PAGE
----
Skip to main content

About your Search

20100101
20100131
Search Results 0 to 3 of about 4
a collection called the frost collection. they are often the united states. >> what is the one behind your desk? >> these are the two from the national gallery. those of my number one favorite. >> tell us about anyone that comes to mind. >> we are taking part in the washington national opera production. it welcomes guests at various times. we welcome to the ambassador of russia, the ambassador of hungary, and then greeted the three supremes. we marched out into the stage. >> what about the gavels? >> they were given to me by various people. they have all have inscriptions. there is a photograph of there. that was taken in 1978. they are judging the court at the university of california berkeley law school. it is one of my fondest remembrances. he was still in very good health. >> when you work in an office like this, what atmosphere do you want? does it matter to you where you are we need to your writing and reading? >> am i to be an acquired taste. i like to have my law clerks at hand. in my regular chambers, all were inside chambers. now i have two that are in that office and tw downo the hal
talks about the state of education in the united states. taking your calls and e-mail like every morning at 7:00 a.m. eastern, here on c-span. >> get your own copy of c-span pose the original documentary, the supreme court, on dvd. it is part of our american icons series, one of the many items available at c-span.org. >> next, we talk to the new supreme court justice, sonia sotomayor. she discusses her nomination by president obama, the confirmation hearings, and her first impressions of the job at a supreme court justice. her interview is followed by one with the first woman to serve on the court, former justice sandra day o'connor. >> 20 years plus, justice o'connor could remember vividly the details of her first argument, telling us what it was like. what are the impressions you are going to take away from yours? >> the moment that i sat down and was able to see the people in the audience, that is what i will intensely remember. there were lawyers that i knew sitting at the table in front of us ready to argue. watching the intensity of everyone's face -- i had forgotten how much peopl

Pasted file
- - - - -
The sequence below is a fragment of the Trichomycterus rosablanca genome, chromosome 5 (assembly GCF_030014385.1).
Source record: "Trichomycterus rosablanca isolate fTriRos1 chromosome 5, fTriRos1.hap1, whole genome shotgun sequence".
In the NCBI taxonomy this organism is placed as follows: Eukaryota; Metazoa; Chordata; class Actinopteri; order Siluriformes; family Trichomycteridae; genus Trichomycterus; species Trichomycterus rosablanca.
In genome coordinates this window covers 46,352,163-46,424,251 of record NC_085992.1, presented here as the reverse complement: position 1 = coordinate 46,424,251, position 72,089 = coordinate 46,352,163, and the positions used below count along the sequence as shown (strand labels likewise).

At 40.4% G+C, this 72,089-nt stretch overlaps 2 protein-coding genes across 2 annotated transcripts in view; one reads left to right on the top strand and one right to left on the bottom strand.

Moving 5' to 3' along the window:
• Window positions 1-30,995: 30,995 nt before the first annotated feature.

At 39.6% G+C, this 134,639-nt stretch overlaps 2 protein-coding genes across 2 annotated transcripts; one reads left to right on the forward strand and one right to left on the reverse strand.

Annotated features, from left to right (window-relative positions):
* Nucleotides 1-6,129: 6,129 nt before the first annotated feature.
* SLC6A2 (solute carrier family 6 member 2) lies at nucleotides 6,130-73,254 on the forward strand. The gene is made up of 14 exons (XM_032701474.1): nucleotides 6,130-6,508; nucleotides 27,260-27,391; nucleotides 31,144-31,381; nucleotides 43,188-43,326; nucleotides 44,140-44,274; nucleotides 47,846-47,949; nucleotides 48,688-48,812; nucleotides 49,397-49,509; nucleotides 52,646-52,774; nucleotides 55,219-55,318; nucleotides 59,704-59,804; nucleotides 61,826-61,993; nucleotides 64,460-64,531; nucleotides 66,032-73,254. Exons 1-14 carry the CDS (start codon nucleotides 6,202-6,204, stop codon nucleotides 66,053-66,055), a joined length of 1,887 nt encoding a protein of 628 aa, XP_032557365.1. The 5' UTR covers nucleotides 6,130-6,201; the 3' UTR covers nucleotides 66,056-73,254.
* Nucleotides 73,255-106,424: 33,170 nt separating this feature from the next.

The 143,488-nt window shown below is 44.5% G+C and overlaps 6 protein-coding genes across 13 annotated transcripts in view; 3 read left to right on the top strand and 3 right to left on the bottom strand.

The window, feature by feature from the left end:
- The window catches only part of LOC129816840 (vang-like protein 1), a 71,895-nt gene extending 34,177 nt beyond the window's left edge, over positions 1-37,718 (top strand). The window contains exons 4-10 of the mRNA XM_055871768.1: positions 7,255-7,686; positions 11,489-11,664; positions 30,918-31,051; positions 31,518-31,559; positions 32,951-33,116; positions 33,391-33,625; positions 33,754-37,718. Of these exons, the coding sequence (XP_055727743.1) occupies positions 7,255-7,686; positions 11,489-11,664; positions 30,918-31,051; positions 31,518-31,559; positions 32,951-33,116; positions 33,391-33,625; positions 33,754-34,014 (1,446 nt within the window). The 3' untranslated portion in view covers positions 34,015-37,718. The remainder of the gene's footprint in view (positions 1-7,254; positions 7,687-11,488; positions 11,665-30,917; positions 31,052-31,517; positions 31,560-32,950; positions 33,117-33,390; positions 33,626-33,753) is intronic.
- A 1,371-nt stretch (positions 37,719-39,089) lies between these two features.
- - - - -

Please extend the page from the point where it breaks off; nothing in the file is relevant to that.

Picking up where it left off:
. that does have value. >> you ended up missing 89 united states senators. >> 92. i interviewed with three others after the hearings. before the hearing, it was 89. >> was that necessary? do you look back at that and say that that was time will invested? >> i think i am the first to justice who has met with that many senators. i mean that have been the only, but among the more recent justices, yes. necessary? i do know that i can masteanswet question. with many senators, i had meaningful conversations. just like for the american people to see, i think it is important for the senators to look at someone in the eye -- to borrow a phrase that one of them used -- and to sit with them and check personally and talk openly. obviously, when one speaks about it openly, there are topics that they would like to cover that i cannot talk about for the very reasons that i explained tduring the hearing. you cannot speak about current issues and would be inappropriate to speak about my personal views. that is not the way i describe a case. i look at the arguments that are presented and what the constituti
that the federal judiciary should draw on the talent of all the people of the great united states and not just some of them. >> what did you do in his administration? >> i was on the u.s. court of appeals for the d.c. circuit. >> before that, you had not had any government experience? >> before that i had been a law teacher for 17 years and general counsel for the american civil liberties union. >> you were before the court representing the aclu? >> representing a client that was supported by the aclu. >> what is the difference between standing in front of the court and then being on the other side? >> on the other side, you ask the questions, and being at the council podium, you answer questions. >> from your own experience of standing before the court, have been treated the attorneys in a differently because you have that experience originally? >> i think have a keen understanding of what it is like to be on the receiving end of questions. but i also know that as an attorney, i welcomed questions from the bench. some lawyers regard questions as an interruption in an eloquent speech that they have
Search Results 0 to 3 of about 4